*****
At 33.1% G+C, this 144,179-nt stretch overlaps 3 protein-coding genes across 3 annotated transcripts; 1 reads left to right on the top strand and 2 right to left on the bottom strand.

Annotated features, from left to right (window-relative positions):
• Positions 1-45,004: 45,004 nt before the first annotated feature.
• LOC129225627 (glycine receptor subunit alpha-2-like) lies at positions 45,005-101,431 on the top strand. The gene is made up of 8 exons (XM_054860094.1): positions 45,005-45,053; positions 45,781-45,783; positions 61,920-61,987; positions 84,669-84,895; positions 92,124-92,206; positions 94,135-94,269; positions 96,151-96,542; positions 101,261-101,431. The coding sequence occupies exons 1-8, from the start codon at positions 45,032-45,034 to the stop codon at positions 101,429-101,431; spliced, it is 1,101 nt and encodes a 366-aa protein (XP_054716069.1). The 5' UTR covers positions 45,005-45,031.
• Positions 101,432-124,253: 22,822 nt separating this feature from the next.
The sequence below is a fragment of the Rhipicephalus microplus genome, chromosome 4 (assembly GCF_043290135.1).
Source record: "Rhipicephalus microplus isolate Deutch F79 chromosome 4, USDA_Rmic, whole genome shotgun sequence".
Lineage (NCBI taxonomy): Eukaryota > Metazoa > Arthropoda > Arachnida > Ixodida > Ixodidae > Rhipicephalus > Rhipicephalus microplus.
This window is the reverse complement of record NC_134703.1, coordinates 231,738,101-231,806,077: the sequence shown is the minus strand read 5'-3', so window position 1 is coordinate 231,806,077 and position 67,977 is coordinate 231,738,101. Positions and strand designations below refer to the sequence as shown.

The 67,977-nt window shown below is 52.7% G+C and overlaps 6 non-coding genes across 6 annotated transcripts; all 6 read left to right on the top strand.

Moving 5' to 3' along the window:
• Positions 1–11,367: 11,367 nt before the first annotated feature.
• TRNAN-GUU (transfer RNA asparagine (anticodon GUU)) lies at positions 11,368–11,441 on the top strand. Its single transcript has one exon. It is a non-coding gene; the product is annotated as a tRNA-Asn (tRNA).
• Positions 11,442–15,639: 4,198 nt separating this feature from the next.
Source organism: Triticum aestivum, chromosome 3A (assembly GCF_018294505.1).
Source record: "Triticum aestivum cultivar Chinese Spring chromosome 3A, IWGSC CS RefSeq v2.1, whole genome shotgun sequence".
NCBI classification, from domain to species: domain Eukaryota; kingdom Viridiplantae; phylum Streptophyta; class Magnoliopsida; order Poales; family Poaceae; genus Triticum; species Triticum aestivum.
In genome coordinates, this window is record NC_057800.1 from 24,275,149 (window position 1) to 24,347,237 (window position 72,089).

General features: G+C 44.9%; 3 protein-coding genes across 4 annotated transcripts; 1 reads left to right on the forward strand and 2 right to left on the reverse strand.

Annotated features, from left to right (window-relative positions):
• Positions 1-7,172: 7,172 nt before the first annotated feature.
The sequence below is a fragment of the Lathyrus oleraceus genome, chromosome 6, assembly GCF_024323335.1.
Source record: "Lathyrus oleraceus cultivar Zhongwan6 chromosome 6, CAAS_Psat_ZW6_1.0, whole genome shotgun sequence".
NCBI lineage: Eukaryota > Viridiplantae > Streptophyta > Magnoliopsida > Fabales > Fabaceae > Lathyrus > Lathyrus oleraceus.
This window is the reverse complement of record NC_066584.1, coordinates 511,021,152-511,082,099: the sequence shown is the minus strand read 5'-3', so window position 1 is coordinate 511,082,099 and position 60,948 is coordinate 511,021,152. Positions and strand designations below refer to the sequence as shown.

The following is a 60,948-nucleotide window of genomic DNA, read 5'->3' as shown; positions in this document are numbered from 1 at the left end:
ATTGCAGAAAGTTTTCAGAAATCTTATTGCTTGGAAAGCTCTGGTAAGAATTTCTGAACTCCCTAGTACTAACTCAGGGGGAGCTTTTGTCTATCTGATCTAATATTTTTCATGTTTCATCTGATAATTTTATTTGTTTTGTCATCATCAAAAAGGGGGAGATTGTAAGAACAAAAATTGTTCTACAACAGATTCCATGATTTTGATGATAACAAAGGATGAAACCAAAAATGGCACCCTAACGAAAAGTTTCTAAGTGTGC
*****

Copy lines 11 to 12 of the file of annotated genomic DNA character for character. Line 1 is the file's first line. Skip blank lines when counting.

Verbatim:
Moving 5' to 3' along the window:
• Positions 1–11,367: 11,367 nt before the first annotated feature.